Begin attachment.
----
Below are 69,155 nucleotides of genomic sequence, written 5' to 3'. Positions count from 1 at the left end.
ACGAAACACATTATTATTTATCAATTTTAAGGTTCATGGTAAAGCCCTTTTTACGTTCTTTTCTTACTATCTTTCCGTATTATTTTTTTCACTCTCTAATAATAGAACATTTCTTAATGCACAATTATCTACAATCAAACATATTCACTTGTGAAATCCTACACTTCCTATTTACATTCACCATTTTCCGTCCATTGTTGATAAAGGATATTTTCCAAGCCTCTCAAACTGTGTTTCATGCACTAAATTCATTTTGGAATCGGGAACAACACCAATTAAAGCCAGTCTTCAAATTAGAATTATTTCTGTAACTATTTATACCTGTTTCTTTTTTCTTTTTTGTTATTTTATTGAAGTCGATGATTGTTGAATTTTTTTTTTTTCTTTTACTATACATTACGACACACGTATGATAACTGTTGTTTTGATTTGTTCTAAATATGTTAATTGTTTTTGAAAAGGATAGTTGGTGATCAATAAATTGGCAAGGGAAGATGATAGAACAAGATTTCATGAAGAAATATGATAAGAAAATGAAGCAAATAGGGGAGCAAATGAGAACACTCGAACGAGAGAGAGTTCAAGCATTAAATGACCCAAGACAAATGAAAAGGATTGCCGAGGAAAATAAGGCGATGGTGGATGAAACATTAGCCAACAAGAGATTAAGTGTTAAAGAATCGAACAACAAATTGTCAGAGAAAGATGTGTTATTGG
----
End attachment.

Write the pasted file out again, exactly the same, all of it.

Below are 69,155 nucleotides of genomic sequence, written 5' to 3'. Positions count from 1 at the left end.
ACGAAACACATTATTATTTATCAATTTTAAGGTTCATGGTAAAGCCCTTTTTACGTTCTTTTCTTACTATCTTTCCGTATTATTTTTTTCACTCTCTAATAATAGAACATTTCTTAATGCACAATTATCTACAATCAAACATATTCACTTGTGAAATCCTACACTTCCTATTTACATTCACCATTTTCCGTCCATTGTTGATAAAGGATATTTTCCAAGCCTCTCAAACTGTGTTTCATGCACTAAATTCATTTTGGAATCGGGAACAACACCAATTAAAGCCAGTCTTCAAATTAGAATTATTTCTGTAACTATTTATACCTGTTTCTTTTTTCTTTTTTGTTATTTTATTGAAGTCGATGATTGTTGAATTTTTTTTTTTTCTTTTACTATACATTACGACACACGTATGATAACTGTTGTTTTGATTTGTTCTAAATATGTTAATTGTTTTTGAAAAGGATAGTTGGTGATCAATAAATTGGCAAGGGAAGATGATAGAACAAGATTTCATGAAGAAATATGATAAGAAAATGAAGCAAATAGGGGAGCAAATGAGAACACTCGAACGAGAGAGAGTTCAAGCATTAAATGACCCAAGACAAATGAAAAGGATTGCCGAGGAAAATAAGGCGATGGTGGATGAAACATTAGCCAACAAGAGATTAAGTGTTAAAGAATCGAACAACAAATTGTCAGAGAAAGATGTGTTATTGG